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Original Title:

Japan 2008

Chambara, Drama

Fumihiko Sori

Haruka Ayase
Takao Osawa
Yosuke Kubozuka
Shido Nakamura
Kazuma Chiba
Daishiro Hano
Yuko Endo
Akira Emoto
Masaki Katou
Mitsuki Koga
Yoshihiro Ishizuka

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Story: Ichi (Haruka Ayase) is a blind wandering musician, who has often been visited by a sword fighter when being a child. He taught her a special style of sword fighting. Now, she roams the country searching for this man who she also believes to be her father. On her journey she is attacked by some members of the Banki gang, but the samurai Toma Fujihira (Takao Osawa) comes to her rescue. Unfortunately, he isn't really the knight in shining armor and so Ichi has to get rid of the gangsters to protect him. From that day on, the two travel the country together, even though against Ichi's will. One day they arrive in a small town that is terrorized by the Banki gang. Ichi beats some of the thugs during another attack of them, however, Toma is now thought to be the new savior of the town, so that he is hired as the bodyguard of the local town chief and his hot-headed son Toraji Shirakawa (Yosuke Kubozuka). Banki (Shido Nakamura), the leader of the gangster organisation, recognizes the sword fighting style of Ichi and is using all his power to get her into his hands. Ichi, too, is interested in meeting Banki, since he apparently must have met her father before.

Review: The story around Zatoichi, a blind wandering samurai, has been put on celluloid several times already. Especially during the 60s and 70s there was a whole movie series revolving around this extraordinary hero. After Takeshi Kitano's recent revival of the blind master of sword fighting, director Fumihiko Sori ("Ping Pong") also tries to put into perspective his version of the well-known story. However, his protagonist is a blind FEMALE sword fighter! Which brings up the question what this is supposed to achieve? Maybe the story is supposed to be beefed up by that, being more modern and hip? The decision of the director to feature a female protagonist has received quite some doubts about the movie's quality by fans of the series, yet there is actually no reason to worry. "Ichi" doesn't destroy the image of the original, by being an embarrassing modern version of it, but stands as a well-done homage to those chambara-movies and at the same time "Ichi" manages to stand on his own two feet.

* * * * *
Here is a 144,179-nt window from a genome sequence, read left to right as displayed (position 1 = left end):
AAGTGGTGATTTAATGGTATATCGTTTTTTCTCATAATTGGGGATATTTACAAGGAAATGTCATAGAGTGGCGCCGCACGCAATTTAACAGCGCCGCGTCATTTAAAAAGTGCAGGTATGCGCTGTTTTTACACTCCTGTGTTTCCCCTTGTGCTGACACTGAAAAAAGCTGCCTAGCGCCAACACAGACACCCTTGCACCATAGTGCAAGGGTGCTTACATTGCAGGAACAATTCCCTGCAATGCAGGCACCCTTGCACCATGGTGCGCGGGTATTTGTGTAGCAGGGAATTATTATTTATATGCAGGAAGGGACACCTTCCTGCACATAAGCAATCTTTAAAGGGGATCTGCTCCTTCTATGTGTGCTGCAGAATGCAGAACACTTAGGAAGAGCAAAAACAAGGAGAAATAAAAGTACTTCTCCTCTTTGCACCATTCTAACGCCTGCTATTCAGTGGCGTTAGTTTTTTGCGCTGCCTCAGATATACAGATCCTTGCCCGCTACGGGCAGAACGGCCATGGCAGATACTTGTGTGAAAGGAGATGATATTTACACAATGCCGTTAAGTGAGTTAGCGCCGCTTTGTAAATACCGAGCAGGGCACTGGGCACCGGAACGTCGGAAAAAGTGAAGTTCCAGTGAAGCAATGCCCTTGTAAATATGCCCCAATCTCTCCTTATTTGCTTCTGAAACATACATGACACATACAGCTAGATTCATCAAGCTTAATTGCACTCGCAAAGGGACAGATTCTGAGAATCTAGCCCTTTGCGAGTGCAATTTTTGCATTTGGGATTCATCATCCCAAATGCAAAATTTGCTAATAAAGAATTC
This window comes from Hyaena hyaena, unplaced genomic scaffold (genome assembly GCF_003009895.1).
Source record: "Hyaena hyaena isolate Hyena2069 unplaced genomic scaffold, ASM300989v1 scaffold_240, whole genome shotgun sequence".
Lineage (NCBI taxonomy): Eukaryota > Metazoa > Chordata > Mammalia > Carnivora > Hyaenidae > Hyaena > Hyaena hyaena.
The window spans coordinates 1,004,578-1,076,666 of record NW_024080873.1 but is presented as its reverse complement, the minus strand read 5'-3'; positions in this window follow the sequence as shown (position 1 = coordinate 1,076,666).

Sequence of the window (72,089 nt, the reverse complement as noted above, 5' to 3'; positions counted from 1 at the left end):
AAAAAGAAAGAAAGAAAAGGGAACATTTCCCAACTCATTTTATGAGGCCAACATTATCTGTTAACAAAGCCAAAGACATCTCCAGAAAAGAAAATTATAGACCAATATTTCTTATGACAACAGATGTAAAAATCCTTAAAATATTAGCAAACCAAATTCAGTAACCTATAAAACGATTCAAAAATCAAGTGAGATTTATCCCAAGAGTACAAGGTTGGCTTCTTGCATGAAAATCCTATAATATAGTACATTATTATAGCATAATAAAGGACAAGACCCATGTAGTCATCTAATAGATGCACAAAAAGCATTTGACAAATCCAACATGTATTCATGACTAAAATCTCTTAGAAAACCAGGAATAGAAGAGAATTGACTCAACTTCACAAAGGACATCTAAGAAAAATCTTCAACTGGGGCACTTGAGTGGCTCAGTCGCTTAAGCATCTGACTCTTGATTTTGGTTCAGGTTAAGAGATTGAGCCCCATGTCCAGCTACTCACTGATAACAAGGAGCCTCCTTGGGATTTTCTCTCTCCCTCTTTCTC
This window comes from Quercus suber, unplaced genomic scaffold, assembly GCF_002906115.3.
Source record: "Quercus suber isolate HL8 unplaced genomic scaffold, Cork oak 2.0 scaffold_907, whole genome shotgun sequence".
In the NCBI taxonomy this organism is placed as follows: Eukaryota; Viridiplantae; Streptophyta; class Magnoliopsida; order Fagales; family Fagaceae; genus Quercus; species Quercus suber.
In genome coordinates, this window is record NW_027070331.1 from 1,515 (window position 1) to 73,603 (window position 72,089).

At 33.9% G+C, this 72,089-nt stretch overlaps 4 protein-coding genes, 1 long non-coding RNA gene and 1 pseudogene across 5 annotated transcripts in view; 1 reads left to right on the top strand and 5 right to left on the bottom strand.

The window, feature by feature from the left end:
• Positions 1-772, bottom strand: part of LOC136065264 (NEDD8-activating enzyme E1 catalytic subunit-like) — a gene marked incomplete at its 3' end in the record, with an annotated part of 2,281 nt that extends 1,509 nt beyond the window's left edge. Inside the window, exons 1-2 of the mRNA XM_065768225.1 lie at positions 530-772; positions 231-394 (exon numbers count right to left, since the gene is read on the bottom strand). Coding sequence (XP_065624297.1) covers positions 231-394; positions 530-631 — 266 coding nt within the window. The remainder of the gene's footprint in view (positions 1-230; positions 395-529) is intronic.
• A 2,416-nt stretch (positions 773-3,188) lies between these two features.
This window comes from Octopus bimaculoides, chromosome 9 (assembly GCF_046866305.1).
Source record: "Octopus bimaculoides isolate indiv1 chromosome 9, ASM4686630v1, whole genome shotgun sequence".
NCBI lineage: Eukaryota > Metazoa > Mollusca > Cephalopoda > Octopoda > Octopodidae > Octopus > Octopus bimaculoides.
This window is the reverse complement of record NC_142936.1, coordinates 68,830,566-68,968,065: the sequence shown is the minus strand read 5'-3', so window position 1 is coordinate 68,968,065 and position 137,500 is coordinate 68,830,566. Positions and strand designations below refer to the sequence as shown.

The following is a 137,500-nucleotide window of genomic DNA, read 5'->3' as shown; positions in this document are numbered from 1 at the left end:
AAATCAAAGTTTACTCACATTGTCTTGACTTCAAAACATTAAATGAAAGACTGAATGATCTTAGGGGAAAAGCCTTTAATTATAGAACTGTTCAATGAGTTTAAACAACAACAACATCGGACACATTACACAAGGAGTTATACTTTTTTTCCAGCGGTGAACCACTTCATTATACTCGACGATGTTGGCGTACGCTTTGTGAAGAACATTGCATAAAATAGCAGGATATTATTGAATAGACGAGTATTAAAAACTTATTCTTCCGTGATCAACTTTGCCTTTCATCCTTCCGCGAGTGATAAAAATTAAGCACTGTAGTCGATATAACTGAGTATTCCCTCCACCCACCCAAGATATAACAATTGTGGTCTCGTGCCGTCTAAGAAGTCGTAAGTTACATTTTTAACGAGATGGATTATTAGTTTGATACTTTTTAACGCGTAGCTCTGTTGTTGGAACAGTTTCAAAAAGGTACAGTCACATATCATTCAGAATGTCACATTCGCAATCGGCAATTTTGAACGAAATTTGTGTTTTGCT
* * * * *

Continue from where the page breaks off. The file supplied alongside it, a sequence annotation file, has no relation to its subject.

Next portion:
"Ichi" already differs strongly from the original by making the heroine of the story, young Ichi, a tragic character who is looking for her supposed father and her own inner self. She is reserved and cold on the outside, problems of the people around her seemingly don't affect her and she tries to avoid any confrontation as much as possible. Naturally, that doesn't work so well with her good looks and so she proves everyone that she can be a fierce sword fighter when being drawn into a fight. In pale-colored flashbacks we are introduced to her tragic background as the movie progresses and therefore it shouldn't be a surprise that "Ichi" sometimes feels like a drama. That's a welcome change and bestows something special upon the film, especially since there is more work on a character level than we are used to see from such movies. This supposed strength isn't made good use of at all time, though.